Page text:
Apart from security, the Gorani list illegally occupied property as their second biggest problem…Gorani representatives have a list of more than 200 businesses that have been taken from them by force. Various methods are used to intimidate or harass the Gorani. For example in December 2005 a truck carrying food and other humanitarian assistance from the Serbian Red Cross arrived in the centre of Dragash town. Three Albanians approached and demanded to photograph anyone who went near the truck. One of them then claimed to be an official from the municipality who had to carry out a “sanitary inspection” of the truck. He looked at the tinned food, etc., and told the Gorani representative that all seemed to be in order ‘for the time being’. The Gorani naturally asked him what he meant by ‘for the time being’. He just smiled and got out of the truck. Then three men came and said that they were going to confiscate the truck. Luckily, a German KFOR patrol arrived at that moment and for once, thankfully, intervened ordering them to go away…A few days later the Albanian-language newspaper, Koha Ditore, which is published in Pristina carried a story alleging that the Serbs were sending poisoned food to the Gorani in Dragash. Albanians have used this type of propaganda in the past with similar stories circulating about the Serbs trying to poison Albanian school children. This type of propaganda has incredibly been believed and even propagated by the western media.

Gorani people who were employed in the public utility services or in business companies were almost invariably kicked out of their jobs in 1999 when UNMIK and KFOR took over the running of the province. In one large textile company ‘Drateks’ more than 500 Gorani lost their jobs. In the forestry service 15, in the agricultural enterprise ‘Sarproizvodi’ 37 Gorani lost their jobs, in the post office seven, in the Municipal Court 10 people including four judges, in the Communal Services Enterprise 21 were forced out, in the Commercial enterprise ‘Kritnik’ 28 lost employment, etc, etc. The list goes on.

Another tactic to dispossess and ultimately drive out the Gorani is to build illegally on land belonging to Gorani people. There is never any compensation…A relatively new tactic the Albanians are using against the Gorani is to interfere with their access to education. The Gorani are traditionally fond of educating their children and many go on to third level education. They wish to have their children educated in their own language so that for those who do go on to higher secondary and tertiary education, they can do so in Serbia. The local authorities are demanding that the young Gorani children attend local schools which are now dominated by Albanians. The Gorani representatives see this as a clear attempt to “Albanise” them. They fear for the future and for the forced assimilation tactics which have also been used with the Bosniak communities in the Zupa valley where I have also witnessed the forced assimilation of non Albanians.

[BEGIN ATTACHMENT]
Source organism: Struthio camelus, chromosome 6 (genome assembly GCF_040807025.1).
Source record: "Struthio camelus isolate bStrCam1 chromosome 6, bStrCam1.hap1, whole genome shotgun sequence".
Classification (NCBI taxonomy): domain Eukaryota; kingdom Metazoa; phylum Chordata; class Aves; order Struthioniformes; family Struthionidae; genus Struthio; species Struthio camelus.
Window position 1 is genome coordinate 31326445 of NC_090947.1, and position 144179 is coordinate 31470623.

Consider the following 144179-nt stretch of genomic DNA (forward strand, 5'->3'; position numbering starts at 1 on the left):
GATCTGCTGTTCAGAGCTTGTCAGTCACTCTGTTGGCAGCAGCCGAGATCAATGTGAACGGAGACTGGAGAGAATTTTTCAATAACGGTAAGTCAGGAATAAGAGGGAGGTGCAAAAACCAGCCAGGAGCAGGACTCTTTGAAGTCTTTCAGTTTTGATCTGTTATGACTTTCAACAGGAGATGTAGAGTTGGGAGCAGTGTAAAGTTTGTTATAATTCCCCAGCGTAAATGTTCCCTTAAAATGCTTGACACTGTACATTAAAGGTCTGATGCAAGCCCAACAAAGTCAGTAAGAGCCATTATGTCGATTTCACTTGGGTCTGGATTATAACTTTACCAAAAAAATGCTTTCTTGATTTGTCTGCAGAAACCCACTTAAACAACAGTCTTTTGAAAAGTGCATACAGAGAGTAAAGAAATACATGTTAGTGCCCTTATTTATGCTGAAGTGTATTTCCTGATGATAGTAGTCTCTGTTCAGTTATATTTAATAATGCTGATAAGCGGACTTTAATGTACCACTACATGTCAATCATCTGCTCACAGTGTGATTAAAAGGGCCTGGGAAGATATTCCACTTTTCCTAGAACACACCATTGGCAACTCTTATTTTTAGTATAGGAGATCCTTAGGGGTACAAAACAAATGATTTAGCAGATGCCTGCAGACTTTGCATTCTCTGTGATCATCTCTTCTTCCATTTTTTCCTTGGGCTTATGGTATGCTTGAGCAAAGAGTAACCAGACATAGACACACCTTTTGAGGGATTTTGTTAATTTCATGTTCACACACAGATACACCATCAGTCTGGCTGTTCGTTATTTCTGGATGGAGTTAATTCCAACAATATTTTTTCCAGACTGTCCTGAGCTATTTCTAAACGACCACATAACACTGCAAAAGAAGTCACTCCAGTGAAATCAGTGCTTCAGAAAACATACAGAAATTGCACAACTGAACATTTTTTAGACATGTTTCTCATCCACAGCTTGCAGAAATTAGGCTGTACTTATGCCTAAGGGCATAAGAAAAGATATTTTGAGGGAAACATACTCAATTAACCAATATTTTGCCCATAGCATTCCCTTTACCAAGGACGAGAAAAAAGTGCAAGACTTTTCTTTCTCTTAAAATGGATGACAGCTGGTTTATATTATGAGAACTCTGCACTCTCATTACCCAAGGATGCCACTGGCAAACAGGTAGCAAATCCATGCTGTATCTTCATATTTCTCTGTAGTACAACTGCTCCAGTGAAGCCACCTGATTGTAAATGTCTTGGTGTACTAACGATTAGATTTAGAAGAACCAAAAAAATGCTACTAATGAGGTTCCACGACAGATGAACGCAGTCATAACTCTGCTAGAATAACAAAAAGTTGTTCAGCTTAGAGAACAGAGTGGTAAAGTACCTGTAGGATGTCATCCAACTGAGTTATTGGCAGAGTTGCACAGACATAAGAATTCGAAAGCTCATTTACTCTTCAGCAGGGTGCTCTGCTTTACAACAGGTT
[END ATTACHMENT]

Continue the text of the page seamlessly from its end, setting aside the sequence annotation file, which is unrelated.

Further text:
Some 20,000 Gorani have fled since 1999, mostly to Serbia proper or in a few cases to the West. They do not know if they can survive as a community. If they do go, a unique place, a unique culture will be irretrievably lost. The Gorani think that the only possibility they have of survival in these circumstances is to have their own municipality in Gora which can link up with Serbian areas for trade, etc. They see no future for themselves as part of an Albanian-dominated Kosovo.

My Gorani friends are at pains to ask not be identified in any official reports. They fear they will be targeted by the Albanians if they are seen to be complaining about the new reality in Kosovo. However they know they are always targets anyway.

One night around 11p.m. in January 2007 one of my friends from a small village not far from Dragash town was retiring to bed with his wife when he heard his daughter calling from downstairs. She had been with friends in the square near the mosque where the young people usually meet to chat. He opened the window to see his daughter shouting that there was a black box on the doorstep and a funny smell, something like acid. He told her to run back to the square immediately. She needed no further warning. Just as he turned away from the window, the device in the box detonated throwing him across the room. It virtually demolished the house collapsing the main gable wall. He and his family were lucky. His daughter got back to the square just as the bomb went off. No one was seriously injured although my friend is now partially deaf in one ear. No one has been apprehended for this attack or for any other serious crime in Gora.

Now every year on 16 June, the Albanians celebrate the “Liberation of Dragash”.